Prenatal Organophosphate Pesticide Exposure and Neurodevelopmental Outcomes in a Thai Agricultural Birth Cohort Público

Matthews, Emilia Kristen (2014)

Permanent URL: https://etd.library.emory.edu/concern/etds/zk51vh626?locale=es
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Abstract

Recent research indicates low-level exposure to organophosphate (OP) pesticides during critical periods of development, particularly in utero, can have lasting neurotoxic effects. This study aimed to assess the relation between in utero OP pesticide exposure and neurologic integrity at birth, as measured by seven clusters on the Brazelton Neonatal Behavioral Assessment Scale (BNBAS). Trimester-resolved concentrations of urinary dialkylphosphate (DAP) metabolites (including diethylphosphates [DEPs] and dimethyl phosphates [DMPs]) of OP pesticides were measured to assess exposure to fetuses of tangerine farmworkers in Northern Thailand participating in a pilot birth cohort, the Study of Asian Women And their offSpring's Development and Environmental Exposures (SAWASDEE). Results from the SAWASDEE cohort indicate these infants are more highly exposed in utero to OP pesticides and perform less optimally on the BNBAS than two comparable U.S. birth cohorts, the Center for the Health Assessment of Mothers And Children of Salinas (CHAMACOS) cohort of California and the Mount Sinai Children's Environmental Health Cohort of New York. We observed inverse associations between total pregnancy ΣDAP and ΣDEP with Orientation (β = -5.10, 95% CI: -9.53, -0.68; β=-3.93, 95%CI: -7.86, 0.01, respectively) and Motor clusters (β = -2.92, 95% CI: -5.65, -0.19; β=-2.46, 95%CI: -4.87, -0.047, respectively), indicating poorer performance with increasing DAP metabolite concentrations. Second trimester metabolite concentrations showed stronger associations than total pregnancy metabolite concentrations (Orientation: ΣDAP β = -5.69, 95% CI: -9.69, -1.69; ΣDEP β = -4.66, 95% CI: -8.31, -1.01; Motor: ΣDAP β = -3.49, 95% CI: -5.78, -1.20; ΣDEP β = -3.06, 95% CI: -5.13, -0.99). A positive association between first trimester ΣDAP and ΣDMP with the Abnormal Reflex cluster was also observed (β = 0.91, 95% CI: 0.29, 1.61; β=0.99, 95%CI: 0.26, 1.71, respectively) indicating poorer performance with increasing DAP metabolite concentrations.These results are suggestive of a detrimental association between prenatal OP pesticide exposure and neurobehavioral functioning at birth, particularly on measures of attention, motor function, and abnormal reflexes. This study is the first to examine the impact of trimester-specific exposure to OP pesticides on neurodevelopment at birth using several measures of an exposure biomarker in a highly exposed agricultural population.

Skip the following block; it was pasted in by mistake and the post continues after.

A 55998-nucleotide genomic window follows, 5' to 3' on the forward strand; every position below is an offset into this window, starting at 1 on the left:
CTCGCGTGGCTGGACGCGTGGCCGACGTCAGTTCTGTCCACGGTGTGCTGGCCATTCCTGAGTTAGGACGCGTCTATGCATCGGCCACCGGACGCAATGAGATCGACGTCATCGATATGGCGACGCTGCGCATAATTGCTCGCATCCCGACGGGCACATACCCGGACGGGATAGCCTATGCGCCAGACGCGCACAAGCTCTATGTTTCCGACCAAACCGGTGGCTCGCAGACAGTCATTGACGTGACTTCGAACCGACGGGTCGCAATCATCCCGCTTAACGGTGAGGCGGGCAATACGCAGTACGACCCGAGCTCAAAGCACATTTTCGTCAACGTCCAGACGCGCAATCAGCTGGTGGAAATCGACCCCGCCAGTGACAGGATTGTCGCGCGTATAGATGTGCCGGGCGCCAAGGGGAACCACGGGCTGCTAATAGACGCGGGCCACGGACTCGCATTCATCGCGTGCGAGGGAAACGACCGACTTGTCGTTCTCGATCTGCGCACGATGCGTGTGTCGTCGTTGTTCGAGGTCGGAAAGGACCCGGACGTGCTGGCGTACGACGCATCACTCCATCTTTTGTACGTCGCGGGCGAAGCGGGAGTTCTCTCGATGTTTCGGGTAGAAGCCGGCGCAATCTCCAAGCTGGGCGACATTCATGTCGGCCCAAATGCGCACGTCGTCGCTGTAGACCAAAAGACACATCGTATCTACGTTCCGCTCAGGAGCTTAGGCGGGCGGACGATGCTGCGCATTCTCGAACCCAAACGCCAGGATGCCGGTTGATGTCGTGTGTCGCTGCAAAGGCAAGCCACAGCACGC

Table of Contents

I. BACKGROUND & SIGNIFICANCE…………………………………………1
A. Organophosphate Pesticides…………………………………….1
B. Prenatal Exposure…………………………………………………..2
C. Neurodevelopmental Effects………………………………….…2
D. Dialkyl phosphate Metabolites………………………………….3
E. SAWASDEE Birth Cohort…………………………………………5
F. Brazelton Neonatal Behavioral Assessment Scale……….6
II. METHODS……………………………………………………………...............8
A. Participants & Recruitment………………………………………8
B. Exposure Assessment………………………………………………9
C. Outcome Assessment……..………………………………………11
D. Aims and Hypotheses…………………………………………….12
E. Data Analysis……..…………………………………………………12
III. RESULTS…………………………………………………………...…………….14
A. Demographic Data…………………………………………………14
B. Exposure Distributions…………………………………………..15
C. Outcome Distributions…………………………………………..15
D. Logistic Regression………………………………………………..17
E. Linear Regression………………………………………………….17
F. Poisson Regression………………………………………………..18
G. Sensitivity Analysis………………………………………………..19

IV. DISCUSSION…………………………………………………………………….19
A. Interpretation of Results…………………………………………19
B. Limitations……………………………………………………………22
V. CONCLUSIONS & RECOMMENDATIONS……………………………25
A. Summary…………………………………………………………………………….25
B. Recommendations for Future Research………………………………….26
C. Policy Recommendations……………………………………………………..26
VI. REFERENCES…………………………………………………………………..28
VII. TABLES & FIGURES………………………………………………………….31
VIII. APPENDICES……………………………………………………………………45

A. Methods for Scoring the BNBAS……………………………..45
1. BNBAS Items……………………………………….45
2. BNBAS Scoring Form……………………………46
3. Seven Cluster Scoring Method……………….49
B. Logistic Regression Results…………………………………….50
C. IRB Approval…………………………………………………………54

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